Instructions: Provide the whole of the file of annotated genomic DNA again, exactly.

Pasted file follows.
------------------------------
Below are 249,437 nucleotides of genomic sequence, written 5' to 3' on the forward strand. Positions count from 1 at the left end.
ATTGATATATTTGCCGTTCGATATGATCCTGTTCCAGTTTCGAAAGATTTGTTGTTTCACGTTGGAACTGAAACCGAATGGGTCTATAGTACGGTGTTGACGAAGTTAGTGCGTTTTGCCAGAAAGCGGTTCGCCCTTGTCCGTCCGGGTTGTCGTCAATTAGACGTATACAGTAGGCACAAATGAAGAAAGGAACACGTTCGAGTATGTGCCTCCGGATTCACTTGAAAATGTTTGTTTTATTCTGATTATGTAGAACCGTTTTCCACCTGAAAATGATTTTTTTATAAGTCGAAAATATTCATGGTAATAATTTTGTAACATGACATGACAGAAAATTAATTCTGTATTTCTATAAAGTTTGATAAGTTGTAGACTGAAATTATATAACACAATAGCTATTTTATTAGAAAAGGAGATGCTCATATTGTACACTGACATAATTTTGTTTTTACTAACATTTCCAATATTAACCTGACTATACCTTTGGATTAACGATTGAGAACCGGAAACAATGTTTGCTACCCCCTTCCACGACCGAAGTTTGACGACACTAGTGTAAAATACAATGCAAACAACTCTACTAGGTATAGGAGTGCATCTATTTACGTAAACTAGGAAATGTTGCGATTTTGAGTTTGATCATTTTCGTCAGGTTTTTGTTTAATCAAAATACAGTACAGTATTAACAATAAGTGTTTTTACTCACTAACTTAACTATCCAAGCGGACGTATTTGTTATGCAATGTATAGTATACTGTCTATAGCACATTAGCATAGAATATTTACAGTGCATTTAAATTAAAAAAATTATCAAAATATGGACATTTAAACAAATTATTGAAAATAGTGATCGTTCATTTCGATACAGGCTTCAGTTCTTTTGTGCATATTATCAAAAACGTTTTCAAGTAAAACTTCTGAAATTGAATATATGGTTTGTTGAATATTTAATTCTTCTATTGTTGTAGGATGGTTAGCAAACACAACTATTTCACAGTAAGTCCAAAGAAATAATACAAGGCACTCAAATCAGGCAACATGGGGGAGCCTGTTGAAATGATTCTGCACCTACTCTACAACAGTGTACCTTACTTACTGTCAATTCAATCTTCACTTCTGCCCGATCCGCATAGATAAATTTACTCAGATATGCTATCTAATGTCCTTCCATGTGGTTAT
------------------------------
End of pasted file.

Below are 249,437 nucleotides of genomic sequence, written 5' to 3' on the forward strand. Positions count from 1 at the left end.
ATTGATATATTTGCCGTTCGATATGATCCTGTTCCAGTTTCGAAAGATTTGTTGTTTCACGTTGGAACTGAAACCGAATGGGTCTATAGTACGGTGTTGACGAAGTTAGTGCGTTTTGCCAGAAAGCGGTTCGCCCTTGTCCGTCCGGGTTGTCGTCAATTAGACGTATACAGTAGGCACAAATGAAGAAAGGAACACGTTCGAGTATGTGCCTCCGGATTCACTTGAAAATGTTTGTTTTATTCTGATTATGTAGAACCGTTTTCCACCTGAAAATGATTTTTTTATAAGTCGAAAATATTCATGGTAATAATTTTGTAACATGACATGACAGAAAATTAATTCTGTATTTCTATAAAGTTTGATAAGTTGTAGACTGAAATTATATAACACAATAGCTATTTTATTAGAAAAGGAGATGCTCATATTGTACACTGACATAATTTTGTTTTTACTAACATTTCCAATATTAACCTGACTATACCTTTGGATTAACGATTGAGAACCGGAAACAATGTTTGCTACCCCCTTCCACGACCGAAGTTTGACGACACTAGTGTAAAATACAATGCAAACAACTCTACTAGGTATAGGAGTGCATCTATTTACGTAAACTAGGAAATGTTGCGATTTTGAGTTTGATCATTTTCGTCAGGTTTTTGTTTAATCAAAATACAGTACAGTATTAACAATAAGTGTTTTTACTCACTAACTTAACTATCCAAGCGGACGTATTTGTTATGCAATGTATAGTATACTGTCTATAGCACATTAGCATAGAATATTTACAGTGCATTTAAATTAAAAAAATTATCAAAATATGGACATTTAAACAAATTATTGAAAATAGTGATCGTTCATTTCGATACAGGCTTCAGTTCTTTTGTGCATATTATCAAAAACGTTTTCAAGTAAAACTTCTGAAATTGAATATATGGTTTGTTGAATATTTAATTCTTCTATTGTTGTAGGATGGTTAGCAAACACAACTATTTCACAGTAAGTCCAAAGAAATAATACAAGGCACTCAAATCAGGCAACATGGGGGAGCCTGTTGAAATGATTCTGCACCTACTCTACAACAGTGTACCTTACTTACTGTCAATTCAATCTTCACTTCTGCCCGATCCGCATAGATAAATTTACTCAGATATGCTATCTAATGTCCTTCCATGTGGTTAT